The latest big-ticket item on the Air Force Academy’s wish list: a multimillion dollar wind tunnel for the cadet skydiving team.
Lt. Gen. Michael Gould, the academy superintendent, wants the academy to join a handful of locations in the U.S. that boast an indoor skydiving facility capable of keeping several people aloft at once.
“We see all kinds of benefits — not just for our cadets, but for our special-operator friends over at Fort Carson,” he said, referring to airborne Green Berets in the 10th Special Forces Group.
Gould hyped the plans Thursday while reviewing an ambitious slate of improvements — both real and proposed — that he believes will inspire “fanatical pride” in the elite service academy.
He delivered his remarks at a Greater Colorado Springs Chamber of Commerce luncheon at the Antlers Hilton downtown.
The Air Force Academy is in the midst of a 10-year, billion-dollar punch list of facility and infrastructure upgrades, including an ongoing overhaul of Vandenberg Hall, one of two cadet dormitories.
Not included in that price tag is a lengthy list of projects the academy wants to fund through private donations.
Earlier this month, builders broke ground on the $16 million Holaday Athletic Center, the academy’s first major building project funded entirely through donations, including a $5 million gift from Air Force Academy alumnus Bart Holaday and his late wife, Lynn.
The academy plans to begin work this spring on the $40 million Center for Character and Leadership Development – funded by a mix of tax dollars and $10 million in donations and pledges.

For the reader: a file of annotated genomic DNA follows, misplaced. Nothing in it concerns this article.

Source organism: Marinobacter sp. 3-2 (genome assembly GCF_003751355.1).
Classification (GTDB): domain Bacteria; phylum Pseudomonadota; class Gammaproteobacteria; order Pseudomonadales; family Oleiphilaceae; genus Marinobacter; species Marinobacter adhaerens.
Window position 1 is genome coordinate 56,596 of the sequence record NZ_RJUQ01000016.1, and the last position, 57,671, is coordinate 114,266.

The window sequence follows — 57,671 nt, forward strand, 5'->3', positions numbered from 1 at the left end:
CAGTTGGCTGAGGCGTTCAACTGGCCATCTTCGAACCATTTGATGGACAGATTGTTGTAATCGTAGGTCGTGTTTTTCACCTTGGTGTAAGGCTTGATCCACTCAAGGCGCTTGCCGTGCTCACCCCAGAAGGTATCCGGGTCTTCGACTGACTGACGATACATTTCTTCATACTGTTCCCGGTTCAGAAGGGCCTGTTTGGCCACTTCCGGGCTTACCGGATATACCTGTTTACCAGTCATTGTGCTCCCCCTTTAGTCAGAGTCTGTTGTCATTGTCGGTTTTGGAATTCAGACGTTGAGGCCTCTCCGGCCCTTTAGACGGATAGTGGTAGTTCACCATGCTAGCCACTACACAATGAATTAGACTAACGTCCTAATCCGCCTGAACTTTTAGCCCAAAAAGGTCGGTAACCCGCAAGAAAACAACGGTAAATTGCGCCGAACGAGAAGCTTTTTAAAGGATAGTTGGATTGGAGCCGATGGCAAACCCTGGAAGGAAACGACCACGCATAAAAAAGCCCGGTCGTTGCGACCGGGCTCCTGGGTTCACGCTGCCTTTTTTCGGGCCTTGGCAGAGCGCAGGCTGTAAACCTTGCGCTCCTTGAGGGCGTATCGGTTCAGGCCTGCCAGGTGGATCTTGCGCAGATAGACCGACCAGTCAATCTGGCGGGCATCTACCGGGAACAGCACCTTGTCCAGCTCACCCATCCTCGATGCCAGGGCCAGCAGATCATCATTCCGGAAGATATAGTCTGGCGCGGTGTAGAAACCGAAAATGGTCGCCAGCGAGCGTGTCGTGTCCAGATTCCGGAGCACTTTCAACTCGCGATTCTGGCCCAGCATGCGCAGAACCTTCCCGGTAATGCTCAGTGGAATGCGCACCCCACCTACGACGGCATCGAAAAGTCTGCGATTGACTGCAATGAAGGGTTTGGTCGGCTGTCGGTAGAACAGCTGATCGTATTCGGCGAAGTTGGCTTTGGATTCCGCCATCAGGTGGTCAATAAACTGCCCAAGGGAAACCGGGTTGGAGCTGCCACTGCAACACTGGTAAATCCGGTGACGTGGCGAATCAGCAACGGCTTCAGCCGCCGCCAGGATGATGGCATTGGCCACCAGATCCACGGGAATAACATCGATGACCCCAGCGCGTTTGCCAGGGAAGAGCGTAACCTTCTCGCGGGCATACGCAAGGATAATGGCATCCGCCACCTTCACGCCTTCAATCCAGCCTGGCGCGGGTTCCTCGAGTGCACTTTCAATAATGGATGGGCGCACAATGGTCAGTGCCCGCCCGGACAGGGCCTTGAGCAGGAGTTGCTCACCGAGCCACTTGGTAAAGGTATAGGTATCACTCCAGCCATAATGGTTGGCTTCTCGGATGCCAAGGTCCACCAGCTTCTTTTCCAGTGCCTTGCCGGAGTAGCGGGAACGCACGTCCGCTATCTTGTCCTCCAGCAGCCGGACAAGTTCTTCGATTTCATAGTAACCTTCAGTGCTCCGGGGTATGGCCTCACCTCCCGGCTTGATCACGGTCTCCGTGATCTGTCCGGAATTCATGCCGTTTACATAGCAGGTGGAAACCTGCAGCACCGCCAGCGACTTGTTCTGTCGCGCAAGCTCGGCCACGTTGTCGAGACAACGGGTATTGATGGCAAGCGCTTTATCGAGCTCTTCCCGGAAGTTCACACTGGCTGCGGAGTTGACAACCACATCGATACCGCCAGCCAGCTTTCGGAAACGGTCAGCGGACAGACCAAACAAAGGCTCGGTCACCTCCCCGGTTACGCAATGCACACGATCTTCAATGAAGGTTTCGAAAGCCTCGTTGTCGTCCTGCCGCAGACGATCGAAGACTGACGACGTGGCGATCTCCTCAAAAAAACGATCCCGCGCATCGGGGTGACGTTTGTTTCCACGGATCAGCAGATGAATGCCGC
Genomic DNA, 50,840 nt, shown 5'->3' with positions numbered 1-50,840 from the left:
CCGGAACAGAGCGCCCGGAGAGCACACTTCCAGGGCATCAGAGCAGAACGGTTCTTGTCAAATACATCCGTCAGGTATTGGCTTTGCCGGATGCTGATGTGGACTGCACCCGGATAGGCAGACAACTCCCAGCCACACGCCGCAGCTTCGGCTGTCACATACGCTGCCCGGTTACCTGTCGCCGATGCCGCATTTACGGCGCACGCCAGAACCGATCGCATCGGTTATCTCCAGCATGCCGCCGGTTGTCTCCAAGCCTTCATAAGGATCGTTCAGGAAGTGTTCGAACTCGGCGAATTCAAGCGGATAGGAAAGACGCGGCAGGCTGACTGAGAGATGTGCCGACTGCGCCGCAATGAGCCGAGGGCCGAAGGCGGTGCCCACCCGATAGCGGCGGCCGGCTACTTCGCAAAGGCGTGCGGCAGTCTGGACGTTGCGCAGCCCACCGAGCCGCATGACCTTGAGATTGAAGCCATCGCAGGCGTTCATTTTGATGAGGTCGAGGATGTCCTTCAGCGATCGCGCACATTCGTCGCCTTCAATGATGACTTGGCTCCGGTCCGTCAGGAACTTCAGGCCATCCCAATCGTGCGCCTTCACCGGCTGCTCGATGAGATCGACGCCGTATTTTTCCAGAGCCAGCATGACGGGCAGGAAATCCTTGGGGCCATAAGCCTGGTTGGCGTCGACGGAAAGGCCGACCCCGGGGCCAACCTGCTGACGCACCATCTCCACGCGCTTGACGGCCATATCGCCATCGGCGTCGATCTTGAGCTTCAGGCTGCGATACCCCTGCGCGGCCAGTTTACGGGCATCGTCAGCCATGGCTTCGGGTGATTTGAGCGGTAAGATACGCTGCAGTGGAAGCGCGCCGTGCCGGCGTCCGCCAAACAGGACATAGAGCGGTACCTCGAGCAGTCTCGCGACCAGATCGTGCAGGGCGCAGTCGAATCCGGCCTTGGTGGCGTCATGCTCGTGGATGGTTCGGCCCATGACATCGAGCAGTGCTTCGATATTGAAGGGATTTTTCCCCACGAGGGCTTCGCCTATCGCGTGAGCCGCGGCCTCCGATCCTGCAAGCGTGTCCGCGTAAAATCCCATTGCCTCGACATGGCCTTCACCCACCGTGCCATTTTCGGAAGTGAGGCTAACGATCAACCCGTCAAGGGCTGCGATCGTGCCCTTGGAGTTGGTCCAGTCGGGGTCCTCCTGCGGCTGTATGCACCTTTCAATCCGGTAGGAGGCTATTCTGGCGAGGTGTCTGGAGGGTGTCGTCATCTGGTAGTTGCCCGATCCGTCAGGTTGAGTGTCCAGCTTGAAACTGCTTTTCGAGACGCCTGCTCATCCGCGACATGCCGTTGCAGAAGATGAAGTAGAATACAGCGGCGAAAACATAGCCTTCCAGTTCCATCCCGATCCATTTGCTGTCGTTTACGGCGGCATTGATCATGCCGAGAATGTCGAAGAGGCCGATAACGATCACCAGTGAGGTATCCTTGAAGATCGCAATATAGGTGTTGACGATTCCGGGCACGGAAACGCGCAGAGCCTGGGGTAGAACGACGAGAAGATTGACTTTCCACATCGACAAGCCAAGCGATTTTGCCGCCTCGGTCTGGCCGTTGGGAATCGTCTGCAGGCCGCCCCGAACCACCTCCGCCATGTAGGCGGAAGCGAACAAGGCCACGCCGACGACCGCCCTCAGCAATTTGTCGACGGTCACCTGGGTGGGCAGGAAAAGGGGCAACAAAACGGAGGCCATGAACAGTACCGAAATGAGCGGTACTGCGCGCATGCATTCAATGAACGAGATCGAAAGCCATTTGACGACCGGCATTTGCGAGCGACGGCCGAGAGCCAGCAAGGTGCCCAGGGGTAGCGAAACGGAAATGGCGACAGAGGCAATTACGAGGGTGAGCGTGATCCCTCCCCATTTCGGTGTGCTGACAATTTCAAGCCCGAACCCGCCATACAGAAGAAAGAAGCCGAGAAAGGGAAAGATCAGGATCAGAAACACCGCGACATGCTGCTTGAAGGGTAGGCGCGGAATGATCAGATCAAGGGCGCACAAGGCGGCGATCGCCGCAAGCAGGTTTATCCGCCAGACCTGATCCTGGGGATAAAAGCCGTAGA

Gould also spoke of adding private viewing boxes at Falcon Stadium, a new museum and completing an overhaul of the planetarium, which was shuttered several years ago because of outdated technology.
The wind tunnel — with an approximate price tag of up to $9 million — would be used to train cadets in the Wings of Blue competitive skydiving team, which collected a first-place finish U.S. Parachute Association National Skydiving Championships in Ottawa, Ill., in September.
The academy’s skydivers travel to a recreational indoor facility in Denver for practice — taking up valuable time and money, Gould said.
The academy is investigating whether a donor-funded wind tunnel could be opened to the public for recreational use — for a fee, of course.
“I think there are even some commercial opportunities here where you can go out and use it like a merry-go-round,” Gould said.
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